Indian Government To Invest Record US$59 Billion for Airport, Roads, Railways


India announced record spending of 3.96 trillion rupees ($59 billion) to build and modernize its railways, airports and roads as Prime Minister Narendra Modi aims to upgrade the strained infrastructure in Asia’s third-largest economy.

Budget 2017 included Rs. 3.96 trillion expenditure to modernise its railways, airports and roads.
Budget 2017 included Rs. 3.96 trillion expenditure to modernise its railways, airports and roads.

The government will build airports — now a near monopoly of the state — in smaller cities in partnership with private companies, Finance Minister Arun Jaitley said while presenting the government’s budget proposals for the fiscal year starting in April. More suburban railways will come up across the country and Indian Railways, a state monopoly, will form ventures with logistics companies to provide greater connectivity to ports, he said.

Rail equipment manufacturers such as Bombardier Inc. and General Electric Co. are among companies already investing in setting up factories in India as the world’s second-most populous nation seeks to accelerate economic growth by improving infrastructure. Transport Minister Nitin Gadkari has said that the government has a target of building 42 kilometers of roads a day in a nation that stands below Namibia and Azerbaijan in the World Economic Forum’s infrastructure ranking.

Wednesday’s proposals “shall increase the demand for procurement of rolling stock, rail equipment and signaling systems,” Harsh Dhingra, chief country representative for Bombardier Transportation, said in an e-mailed statement after Jaitley announcements.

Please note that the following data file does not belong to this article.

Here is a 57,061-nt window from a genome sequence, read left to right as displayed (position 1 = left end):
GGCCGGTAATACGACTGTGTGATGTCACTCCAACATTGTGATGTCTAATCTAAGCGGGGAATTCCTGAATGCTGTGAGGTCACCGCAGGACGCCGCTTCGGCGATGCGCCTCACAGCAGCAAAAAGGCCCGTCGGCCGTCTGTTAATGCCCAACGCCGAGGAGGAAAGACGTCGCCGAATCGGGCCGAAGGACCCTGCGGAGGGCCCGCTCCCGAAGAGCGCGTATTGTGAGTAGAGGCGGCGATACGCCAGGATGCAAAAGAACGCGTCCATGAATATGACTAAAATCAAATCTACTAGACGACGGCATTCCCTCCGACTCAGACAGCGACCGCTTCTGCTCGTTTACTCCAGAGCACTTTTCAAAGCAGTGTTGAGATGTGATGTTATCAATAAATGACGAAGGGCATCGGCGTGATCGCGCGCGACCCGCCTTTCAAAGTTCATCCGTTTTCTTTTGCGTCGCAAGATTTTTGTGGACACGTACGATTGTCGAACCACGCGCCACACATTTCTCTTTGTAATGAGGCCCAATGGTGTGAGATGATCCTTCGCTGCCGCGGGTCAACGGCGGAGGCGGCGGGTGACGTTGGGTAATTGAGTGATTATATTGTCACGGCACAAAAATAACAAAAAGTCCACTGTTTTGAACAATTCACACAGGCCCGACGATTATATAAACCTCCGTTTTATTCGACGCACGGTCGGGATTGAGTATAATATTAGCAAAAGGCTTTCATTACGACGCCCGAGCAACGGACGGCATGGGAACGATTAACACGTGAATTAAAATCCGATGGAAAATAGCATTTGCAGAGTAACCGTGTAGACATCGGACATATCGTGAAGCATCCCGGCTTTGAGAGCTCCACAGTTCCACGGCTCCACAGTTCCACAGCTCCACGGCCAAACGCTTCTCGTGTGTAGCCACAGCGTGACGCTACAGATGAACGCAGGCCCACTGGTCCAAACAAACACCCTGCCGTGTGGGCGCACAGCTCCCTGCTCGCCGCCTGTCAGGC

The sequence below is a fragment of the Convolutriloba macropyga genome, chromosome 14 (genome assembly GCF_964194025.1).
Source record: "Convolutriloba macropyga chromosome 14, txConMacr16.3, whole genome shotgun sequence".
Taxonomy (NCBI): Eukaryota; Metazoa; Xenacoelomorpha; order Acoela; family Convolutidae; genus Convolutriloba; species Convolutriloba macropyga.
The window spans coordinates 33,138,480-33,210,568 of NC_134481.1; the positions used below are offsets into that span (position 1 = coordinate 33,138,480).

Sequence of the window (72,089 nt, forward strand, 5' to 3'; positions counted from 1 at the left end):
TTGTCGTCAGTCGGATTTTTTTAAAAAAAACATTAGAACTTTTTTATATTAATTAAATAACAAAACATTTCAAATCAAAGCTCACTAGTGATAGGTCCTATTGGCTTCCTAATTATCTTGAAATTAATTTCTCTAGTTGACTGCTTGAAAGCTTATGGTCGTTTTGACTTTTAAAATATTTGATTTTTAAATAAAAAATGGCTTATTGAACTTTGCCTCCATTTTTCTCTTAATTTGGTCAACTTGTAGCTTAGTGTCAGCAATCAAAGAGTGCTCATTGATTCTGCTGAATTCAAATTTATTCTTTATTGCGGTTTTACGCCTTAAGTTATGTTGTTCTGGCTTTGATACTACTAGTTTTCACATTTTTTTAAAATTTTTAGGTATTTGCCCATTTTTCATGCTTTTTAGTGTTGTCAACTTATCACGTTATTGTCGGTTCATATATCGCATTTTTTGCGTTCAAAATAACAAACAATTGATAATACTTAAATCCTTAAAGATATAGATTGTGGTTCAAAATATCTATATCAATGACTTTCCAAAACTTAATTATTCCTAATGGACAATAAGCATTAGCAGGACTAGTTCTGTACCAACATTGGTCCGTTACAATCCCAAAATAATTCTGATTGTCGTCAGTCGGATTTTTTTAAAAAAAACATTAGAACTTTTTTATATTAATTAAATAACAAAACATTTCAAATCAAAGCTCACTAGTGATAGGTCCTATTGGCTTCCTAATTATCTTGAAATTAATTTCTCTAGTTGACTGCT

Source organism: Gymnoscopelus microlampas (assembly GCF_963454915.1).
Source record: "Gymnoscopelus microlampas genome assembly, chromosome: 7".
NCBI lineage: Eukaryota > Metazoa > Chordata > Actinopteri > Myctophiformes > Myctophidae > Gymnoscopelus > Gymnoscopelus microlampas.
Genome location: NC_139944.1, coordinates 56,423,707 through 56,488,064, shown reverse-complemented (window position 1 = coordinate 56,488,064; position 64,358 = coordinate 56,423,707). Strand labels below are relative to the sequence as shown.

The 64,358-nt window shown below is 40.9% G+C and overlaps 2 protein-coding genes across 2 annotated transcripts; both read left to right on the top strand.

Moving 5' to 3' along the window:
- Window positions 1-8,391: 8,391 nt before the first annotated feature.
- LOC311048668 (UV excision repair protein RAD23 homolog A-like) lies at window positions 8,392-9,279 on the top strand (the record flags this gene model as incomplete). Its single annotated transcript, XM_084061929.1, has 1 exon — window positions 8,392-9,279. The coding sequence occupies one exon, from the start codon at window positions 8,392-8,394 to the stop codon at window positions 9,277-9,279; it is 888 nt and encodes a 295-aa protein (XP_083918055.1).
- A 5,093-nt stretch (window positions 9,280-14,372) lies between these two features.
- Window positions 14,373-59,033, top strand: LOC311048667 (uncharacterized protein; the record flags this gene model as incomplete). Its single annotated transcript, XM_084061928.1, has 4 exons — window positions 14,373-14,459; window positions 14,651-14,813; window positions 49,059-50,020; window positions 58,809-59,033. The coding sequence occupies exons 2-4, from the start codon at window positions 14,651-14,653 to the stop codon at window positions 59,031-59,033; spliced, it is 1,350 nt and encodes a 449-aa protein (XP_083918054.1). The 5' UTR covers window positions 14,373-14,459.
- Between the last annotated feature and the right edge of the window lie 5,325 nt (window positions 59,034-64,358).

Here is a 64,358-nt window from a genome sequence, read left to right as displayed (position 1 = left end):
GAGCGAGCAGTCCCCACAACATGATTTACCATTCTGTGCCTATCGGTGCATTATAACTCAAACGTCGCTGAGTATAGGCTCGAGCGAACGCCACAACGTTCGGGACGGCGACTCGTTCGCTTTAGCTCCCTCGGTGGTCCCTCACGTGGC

India will announce a metro rail policy, which will ensure implementation and funding, and open up job opportunities, Jaitley said. A new Metro Rail Act will facilitate greater private participation and investment in construction and operation, he said.

Indian Railways, the world’s fourth-largest, carries 23 million people daily on congested and aging tracks with roots dating back to British colonial rule. Sometimes, trains slow to a walking pace. The railways employ 1.3 million people directly.

In 2015, GE and Alstom SA won contracts worth $5.6 billion to build locomotives for the railways. GE won a $2.6 billion deal for diesel engines and will invest $200 million to build a factory under a joint venture with Indian Railways, the company said then. Alstom will make electric engines in a contract worth about $3 billion.